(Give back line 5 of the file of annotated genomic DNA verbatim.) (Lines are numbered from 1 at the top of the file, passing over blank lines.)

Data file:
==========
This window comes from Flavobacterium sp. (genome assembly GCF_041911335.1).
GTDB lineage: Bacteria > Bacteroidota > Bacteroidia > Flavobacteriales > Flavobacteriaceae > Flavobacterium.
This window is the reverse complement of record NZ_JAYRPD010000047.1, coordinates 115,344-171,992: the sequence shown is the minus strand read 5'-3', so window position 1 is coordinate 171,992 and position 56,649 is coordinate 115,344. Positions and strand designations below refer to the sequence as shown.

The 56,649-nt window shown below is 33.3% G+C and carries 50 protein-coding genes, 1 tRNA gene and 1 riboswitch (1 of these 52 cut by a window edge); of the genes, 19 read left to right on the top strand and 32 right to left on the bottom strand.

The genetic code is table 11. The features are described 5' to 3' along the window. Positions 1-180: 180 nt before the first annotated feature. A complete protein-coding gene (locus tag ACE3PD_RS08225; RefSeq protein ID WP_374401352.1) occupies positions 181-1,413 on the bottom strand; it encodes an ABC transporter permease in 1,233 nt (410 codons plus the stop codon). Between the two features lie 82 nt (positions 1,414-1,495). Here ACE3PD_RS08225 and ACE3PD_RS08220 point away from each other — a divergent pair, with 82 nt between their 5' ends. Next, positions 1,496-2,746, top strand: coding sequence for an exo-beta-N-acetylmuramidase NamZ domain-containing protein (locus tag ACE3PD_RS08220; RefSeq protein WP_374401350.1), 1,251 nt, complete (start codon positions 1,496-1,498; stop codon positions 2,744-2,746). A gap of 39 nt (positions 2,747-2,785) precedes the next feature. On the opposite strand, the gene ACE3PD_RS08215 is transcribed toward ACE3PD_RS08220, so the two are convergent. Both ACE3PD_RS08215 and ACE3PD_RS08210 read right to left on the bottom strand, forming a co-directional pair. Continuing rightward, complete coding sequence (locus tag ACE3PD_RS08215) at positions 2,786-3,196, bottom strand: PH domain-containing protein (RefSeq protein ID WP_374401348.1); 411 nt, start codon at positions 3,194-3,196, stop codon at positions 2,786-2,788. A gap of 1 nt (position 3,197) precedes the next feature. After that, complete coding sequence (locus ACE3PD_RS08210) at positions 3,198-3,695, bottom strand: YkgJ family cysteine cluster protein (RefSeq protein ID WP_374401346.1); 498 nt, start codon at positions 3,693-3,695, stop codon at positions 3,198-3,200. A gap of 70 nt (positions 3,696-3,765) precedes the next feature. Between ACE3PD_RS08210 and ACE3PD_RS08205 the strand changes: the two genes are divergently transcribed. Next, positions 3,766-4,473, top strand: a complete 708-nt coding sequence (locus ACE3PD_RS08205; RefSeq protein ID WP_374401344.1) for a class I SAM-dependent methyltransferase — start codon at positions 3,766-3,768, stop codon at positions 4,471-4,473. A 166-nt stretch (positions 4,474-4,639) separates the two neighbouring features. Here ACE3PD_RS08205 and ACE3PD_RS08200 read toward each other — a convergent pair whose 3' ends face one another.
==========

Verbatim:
The genetic code is table 11. The features are described 5' to 3' along the window. Positions 1-180: 180 nt before the first annotated feature. A complete protein-coding gene (locus tag ACE3PD_RS08225; RefSeq protein ID WP_374401352.1) occupies positions 181-1,413 on the bottom strand; it encodes an ABC transporter permease in 1,233 nt (410 codons plus the stop codon). Between the two features lie 82 nt (positions 1,414-1,495). Here ACE3PD_RS08225 and ACE3PD_RS08220 point away from each other — a divergent pair, with 82 nt between their 5' ends. Next, positions 1,496-2,746, top strand: coding sequence for an exo-beta-N-acetylmuramidase NamZ domain-containing protein (locus tag ACE3PD_RS08220; RefSeq protein WP_374401350.1), 1,251 nt, complete (start codon positions 1,496-1,498; stop codon positions 2,744-2,746). A gap of 39 nt (positions 2,747-2,785) precedes the next feature. On the opposite strand, the gene ACE3PD_RS08215 is transcribed toward ACE3PD_RS08220, so the two are convergent. Both ACE3PD_RS08215 and ACE3PD_RS08210 read right to left on the bottom strand, forming a co-directional pair. Continuing rightward, complete coding sequence (locus tag ACE3PD_RS08215) at positions 2,786-3,196, bottom strand: PH domain-containing protein (RefSeq protein ID WP_374401348.1); 411 nt, start codon at positions 3,194-3,196, stop codon at positions 2,786-2,788. A gap of 1 nt (position 3,197) precedes the next feature. After that, complete coding sequence (locus ACE3PD_RS08210) at positions 3,198-3,695, bottom strand: YkgJ family cysteine cluster protein (RefSeq protein ID WP_374401346.1); 498 nt, start codon at positions 3,693-3,695, stop codon at positions 3,198-3,200. A gap of 70 nt (positions 3,696-3,765) precedes the next feature. Between ACE3PD_RS08210 and ACE3PD_RS08205 the strand changes: the two genes are divergently transcribed. Next, positions 3,766-4,473, top strand: a complete 708-nt coding sequence (locus ACE3PD_RS08205; RefSeq protein ID WP_374401344.1) for a class I SAM-dependent methyltransferase — start codon at positions 3,766-3,768, stop codon at positions 4,471-4,473. A 166-nt stretch (positions 4,474-4,639) separates the two neighbouring features. Here ACE3PD_RS08205 and ACE3PD_RS08200 read toward each other — a convergent pair whose 3' ends face one another.